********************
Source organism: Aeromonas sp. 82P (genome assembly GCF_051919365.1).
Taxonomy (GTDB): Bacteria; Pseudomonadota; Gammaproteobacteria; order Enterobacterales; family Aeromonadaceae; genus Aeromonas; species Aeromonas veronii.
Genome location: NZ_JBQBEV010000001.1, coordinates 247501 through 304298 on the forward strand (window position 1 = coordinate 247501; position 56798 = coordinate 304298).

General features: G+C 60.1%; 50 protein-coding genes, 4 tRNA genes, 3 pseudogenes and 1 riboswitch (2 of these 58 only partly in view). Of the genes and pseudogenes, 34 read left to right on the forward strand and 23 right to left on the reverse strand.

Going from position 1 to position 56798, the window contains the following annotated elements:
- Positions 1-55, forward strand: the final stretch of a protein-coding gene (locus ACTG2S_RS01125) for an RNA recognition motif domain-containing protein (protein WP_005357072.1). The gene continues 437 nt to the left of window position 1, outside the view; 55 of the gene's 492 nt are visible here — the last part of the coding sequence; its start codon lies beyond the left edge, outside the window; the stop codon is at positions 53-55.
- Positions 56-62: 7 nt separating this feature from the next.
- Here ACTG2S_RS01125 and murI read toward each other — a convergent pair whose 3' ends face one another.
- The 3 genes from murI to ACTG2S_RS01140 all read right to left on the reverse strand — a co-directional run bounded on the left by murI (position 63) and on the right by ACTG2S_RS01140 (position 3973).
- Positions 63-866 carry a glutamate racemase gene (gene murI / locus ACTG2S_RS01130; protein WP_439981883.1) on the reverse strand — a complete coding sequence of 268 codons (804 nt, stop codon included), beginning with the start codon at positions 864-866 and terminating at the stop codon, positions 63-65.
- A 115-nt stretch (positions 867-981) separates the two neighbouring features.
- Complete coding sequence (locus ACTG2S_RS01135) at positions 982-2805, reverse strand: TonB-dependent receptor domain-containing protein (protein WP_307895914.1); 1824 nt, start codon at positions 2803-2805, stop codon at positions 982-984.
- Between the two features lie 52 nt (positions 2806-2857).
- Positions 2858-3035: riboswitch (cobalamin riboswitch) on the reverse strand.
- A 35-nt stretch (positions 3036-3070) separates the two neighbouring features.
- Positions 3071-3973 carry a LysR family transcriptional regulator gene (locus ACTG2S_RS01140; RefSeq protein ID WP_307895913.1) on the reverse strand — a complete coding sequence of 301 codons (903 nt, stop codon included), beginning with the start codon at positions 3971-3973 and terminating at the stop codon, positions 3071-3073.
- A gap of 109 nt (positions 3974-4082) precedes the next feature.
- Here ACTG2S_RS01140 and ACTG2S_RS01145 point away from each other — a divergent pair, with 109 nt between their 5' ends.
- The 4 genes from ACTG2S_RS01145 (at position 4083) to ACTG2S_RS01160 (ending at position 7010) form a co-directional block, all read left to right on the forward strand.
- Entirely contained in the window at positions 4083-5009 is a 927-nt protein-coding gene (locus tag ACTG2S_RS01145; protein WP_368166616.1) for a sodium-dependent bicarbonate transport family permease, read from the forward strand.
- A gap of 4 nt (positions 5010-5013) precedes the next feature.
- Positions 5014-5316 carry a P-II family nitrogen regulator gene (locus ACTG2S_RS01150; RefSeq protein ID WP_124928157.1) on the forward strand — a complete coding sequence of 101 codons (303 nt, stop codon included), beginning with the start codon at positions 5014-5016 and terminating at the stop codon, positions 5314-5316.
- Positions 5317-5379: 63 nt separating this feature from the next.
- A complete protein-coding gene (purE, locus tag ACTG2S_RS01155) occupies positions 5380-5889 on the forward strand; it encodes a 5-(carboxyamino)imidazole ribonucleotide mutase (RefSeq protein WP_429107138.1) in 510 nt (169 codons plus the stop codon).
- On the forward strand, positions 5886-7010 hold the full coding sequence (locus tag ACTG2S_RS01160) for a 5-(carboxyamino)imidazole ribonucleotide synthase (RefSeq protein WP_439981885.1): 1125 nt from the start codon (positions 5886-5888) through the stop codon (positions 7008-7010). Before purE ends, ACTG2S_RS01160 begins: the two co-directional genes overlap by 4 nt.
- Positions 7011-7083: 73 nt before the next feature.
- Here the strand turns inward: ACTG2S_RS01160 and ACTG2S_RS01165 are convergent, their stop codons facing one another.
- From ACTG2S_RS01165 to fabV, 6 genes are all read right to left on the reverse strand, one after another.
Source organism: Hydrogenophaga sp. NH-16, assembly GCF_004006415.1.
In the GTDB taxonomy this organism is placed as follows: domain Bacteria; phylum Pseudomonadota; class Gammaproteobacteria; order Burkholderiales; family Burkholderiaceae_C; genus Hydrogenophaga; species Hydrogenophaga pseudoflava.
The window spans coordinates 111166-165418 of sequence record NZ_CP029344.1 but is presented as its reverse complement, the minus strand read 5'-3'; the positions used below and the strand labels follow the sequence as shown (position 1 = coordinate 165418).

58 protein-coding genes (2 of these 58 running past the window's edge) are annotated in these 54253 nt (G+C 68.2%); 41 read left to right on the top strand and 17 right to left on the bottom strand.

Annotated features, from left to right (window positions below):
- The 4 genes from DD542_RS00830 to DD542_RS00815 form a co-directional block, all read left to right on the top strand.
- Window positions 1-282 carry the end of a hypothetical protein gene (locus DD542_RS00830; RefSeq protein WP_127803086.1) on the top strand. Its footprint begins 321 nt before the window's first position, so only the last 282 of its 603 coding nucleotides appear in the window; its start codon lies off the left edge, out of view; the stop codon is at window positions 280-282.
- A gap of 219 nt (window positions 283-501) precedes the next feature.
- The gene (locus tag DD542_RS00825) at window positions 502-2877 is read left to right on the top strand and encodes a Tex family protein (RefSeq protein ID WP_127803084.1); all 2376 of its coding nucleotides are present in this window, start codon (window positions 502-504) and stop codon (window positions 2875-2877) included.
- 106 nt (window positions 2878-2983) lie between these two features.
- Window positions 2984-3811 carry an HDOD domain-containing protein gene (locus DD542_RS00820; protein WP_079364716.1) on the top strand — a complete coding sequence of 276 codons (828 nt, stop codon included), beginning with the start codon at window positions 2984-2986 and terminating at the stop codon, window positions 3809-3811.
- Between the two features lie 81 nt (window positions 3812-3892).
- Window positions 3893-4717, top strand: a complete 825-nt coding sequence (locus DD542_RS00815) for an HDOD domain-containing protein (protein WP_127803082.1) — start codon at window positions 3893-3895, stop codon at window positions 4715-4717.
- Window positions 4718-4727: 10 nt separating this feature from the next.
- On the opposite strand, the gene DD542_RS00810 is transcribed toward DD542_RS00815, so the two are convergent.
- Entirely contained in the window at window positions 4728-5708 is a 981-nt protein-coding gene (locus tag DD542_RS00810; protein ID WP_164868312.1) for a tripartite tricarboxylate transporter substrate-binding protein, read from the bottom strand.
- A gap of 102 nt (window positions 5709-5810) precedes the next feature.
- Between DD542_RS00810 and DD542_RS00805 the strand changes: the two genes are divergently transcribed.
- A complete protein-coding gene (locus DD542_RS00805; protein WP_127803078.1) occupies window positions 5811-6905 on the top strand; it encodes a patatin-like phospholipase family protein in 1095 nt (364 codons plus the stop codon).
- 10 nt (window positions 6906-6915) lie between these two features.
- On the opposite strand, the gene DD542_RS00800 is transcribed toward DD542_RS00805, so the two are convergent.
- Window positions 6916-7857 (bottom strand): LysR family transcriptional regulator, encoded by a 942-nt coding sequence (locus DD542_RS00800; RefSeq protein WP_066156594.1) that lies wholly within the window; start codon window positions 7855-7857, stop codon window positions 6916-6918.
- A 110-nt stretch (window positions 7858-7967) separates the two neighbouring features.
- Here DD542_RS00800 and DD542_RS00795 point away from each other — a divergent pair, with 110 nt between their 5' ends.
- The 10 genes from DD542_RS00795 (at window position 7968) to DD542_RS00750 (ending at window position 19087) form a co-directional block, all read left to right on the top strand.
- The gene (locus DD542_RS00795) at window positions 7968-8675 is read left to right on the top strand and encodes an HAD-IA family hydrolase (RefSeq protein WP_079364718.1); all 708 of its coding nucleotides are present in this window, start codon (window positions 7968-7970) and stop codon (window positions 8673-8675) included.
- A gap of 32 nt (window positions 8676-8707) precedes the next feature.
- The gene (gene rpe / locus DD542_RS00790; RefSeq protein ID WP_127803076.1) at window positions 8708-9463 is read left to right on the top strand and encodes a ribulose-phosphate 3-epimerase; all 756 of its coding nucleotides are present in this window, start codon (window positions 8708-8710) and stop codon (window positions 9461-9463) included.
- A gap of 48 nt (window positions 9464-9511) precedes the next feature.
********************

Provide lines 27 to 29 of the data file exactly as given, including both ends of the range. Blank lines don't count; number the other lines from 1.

- Here the strand turns inward: ACTG2S_RS01160 and ACTG2S_RS01165 are convergent, their stop codons facing one another.
- From ACTG2S_RS01165 to fabV, 6 genes are all read right to left on the reverse strand, one after another.
Source organism: Hydrogenophaga sp. NH-16, assembly GCF_004006415.1.